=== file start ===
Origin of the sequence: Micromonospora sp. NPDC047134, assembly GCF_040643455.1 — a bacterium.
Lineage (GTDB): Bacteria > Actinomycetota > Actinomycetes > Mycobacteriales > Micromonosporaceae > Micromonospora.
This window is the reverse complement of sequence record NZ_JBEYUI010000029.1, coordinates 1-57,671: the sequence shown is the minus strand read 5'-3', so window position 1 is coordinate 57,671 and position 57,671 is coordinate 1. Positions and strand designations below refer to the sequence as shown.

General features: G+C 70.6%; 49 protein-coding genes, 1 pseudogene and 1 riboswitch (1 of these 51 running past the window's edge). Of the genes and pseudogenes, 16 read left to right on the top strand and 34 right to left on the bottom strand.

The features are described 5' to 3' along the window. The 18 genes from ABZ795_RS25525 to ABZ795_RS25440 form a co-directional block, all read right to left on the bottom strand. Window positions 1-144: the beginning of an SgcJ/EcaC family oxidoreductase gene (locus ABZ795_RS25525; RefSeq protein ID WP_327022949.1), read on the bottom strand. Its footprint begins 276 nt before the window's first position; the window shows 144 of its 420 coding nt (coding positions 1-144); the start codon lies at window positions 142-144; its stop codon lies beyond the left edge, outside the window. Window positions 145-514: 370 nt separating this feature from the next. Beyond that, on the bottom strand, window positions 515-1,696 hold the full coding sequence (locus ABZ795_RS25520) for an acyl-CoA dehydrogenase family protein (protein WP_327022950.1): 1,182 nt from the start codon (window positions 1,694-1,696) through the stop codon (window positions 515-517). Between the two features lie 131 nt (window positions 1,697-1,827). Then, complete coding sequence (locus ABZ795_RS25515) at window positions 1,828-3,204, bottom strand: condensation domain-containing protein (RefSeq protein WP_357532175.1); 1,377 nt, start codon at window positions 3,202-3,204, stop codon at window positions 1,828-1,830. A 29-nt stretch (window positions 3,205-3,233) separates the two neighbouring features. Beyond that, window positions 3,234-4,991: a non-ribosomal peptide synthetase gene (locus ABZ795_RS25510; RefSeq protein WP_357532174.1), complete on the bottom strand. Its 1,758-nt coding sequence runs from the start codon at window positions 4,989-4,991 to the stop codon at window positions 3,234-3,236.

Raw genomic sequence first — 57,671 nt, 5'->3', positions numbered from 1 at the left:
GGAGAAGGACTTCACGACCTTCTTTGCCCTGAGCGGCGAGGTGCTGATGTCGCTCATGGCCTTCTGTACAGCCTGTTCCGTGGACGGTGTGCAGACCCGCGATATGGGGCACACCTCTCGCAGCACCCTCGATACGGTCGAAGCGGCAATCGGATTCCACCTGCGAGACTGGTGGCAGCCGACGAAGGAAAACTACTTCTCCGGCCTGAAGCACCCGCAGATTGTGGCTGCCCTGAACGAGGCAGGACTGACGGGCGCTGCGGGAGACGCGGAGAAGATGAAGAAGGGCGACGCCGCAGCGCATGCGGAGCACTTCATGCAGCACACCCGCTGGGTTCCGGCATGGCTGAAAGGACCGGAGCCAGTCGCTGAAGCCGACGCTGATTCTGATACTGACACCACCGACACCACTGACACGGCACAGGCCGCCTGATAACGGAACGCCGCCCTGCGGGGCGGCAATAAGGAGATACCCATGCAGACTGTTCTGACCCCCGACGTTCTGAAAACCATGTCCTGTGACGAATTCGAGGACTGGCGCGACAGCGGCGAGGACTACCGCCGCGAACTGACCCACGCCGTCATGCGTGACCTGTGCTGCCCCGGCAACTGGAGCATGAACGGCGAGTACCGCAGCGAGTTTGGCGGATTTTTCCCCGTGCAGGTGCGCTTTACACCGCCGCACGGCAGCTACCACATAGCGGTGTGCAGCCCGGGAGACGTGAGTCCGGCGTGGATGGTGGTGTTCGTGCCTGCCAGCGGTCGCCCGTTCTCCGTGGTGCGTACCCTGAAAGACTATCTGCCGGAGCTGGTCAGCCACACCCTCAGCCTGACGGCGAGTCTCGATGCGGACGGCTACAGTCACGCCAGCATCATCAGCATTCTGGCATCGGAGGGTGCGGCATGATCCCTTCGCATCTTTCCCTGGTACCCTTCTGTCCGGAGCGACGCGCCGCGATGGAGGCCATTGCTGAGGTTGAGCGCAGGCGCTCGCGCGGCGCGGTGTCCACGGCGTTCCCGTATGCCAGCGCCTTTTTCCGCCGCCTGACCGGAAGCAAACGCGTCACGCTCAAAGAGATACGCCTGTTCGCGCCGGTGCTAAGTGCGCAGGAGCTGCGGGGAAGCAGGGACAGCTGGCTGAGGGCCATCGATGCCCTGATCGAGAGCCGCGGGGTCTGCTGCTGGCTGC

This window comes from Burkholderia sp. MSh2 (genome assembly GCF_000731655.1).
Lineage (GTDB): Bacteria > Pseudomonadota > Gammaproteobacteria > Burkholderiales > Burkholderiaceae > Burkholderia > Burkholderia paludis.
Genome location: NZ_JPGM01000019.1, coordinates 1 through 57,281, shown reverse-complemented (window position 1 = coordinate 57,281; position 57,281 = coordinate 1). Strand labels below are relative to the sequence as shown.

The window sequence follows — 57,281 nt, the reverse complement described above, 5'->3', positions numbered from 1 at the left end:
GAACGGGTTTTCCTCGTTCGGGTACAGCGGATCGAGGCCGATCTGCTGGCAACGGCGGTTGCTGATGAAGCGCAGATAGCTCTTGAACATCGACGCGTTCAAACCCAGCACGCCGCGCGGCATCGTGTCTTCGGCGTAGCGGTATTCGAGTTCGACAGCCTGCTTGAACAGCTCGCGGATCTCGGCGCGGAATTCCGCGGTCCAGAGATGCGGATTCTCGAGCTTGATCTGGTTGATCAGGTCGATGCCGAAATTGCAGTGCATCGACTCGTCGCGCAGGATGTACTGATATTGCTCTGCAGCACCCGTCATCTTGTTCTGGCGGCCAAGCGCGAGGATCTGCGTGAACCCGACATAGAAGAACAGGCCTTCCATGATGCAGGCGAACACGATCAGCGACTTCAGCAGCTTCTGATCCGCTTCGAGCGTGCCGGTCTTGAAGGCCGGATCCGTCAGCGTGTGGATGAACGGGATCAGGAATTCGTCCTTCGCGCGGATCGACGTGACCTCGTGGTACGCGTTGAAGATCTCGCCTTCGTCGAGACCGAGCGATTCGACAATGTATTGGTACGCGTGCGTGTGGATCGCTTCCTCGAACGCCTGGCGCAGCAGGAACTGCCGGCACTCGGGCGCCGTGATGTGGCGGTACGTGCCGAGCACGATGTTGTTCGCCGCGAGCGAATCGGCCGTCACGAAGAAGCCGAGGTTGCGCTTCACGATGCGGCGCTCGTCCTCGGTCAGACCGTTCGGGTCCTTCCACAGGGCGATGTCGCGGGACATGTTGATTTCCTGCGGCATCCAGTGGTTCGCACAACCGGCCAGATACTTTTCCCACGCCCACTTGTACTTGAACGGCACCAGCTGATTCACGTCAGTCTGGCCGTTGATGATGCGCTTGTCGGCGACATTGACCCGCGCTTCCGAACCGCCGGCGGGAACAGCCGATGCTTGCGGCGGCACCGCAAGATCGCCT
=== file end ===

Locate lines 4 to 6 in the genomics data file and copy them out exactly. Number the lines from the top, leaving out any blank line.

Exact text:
General features: G+C 70.6%; 49 protein-coding genes, 1 pseudogene and 1 riboswitch (1 of these 51 running past the window's edge). Of the genes and pseudogenes, 16 read left to right on the top strand and 34 right to left on the bottom strand.

The features are described 5' to 3' along the window. The 18 genes from ABZ795_RS25525 to ABZ795_RS25440 form a co-directional block, all read right to left on the bottom strand. Window positions 1-144: the beginning of an SgcJ/EcaC family oxidoreductase gene (locus ABZ795_RS25525; RefSeq protein ID WP_327022949.1), read on the bottom strand. Its footprint begins 276 nt before the window's first position; the window shows 144 of its 420 coding nt (coding positions 1-144); the start codon lies at window positions 142-144; its stop codon lies beyond the left edge, outside the window. Window positions 145-514: 370 nt separating this feature from the next. Beyond that, on the bottom strand, window positions 515-1,696 hold the full coding sequence (locus ABZ795_RS25520) for an acyl-CoA dehydrogenase family protein (protein WP_327022950.1): 1,182 nt from the start codon (window positions 1,694-1,696) through the stop codon (window positions 515-517). Between the two features lie 131 nt (window positions 1,697-1,827). Then, complete coding sequence (locus ABZ795_RS25515) at window positions 1,828-3,204, bottom strand: condensation domain-containing protein (RefSeq protein WP_357532175.1); 1,377 nt, start codon at window positions 3,202-3,204, stop codon at window positions 1,828-1,830. A 29-nt stretch (window positions 3,205-3,233) separates the two neighbouring features. Beyond that, window positions 3,234-4,991: a non-ribosomal peptide synthetase gene (locus ABZ795_RS25510; RefSeq protein WP_357532174.1), complete on the bottom strand. Its 1,758-nt coding sequence runs from the start codon at window positions 4,989-4,991 to the stop codon at window positions 3,234-3,236.

Raw genomic sequence first — 57,671 nt, 5'->3', positions numbered from 1 at the left: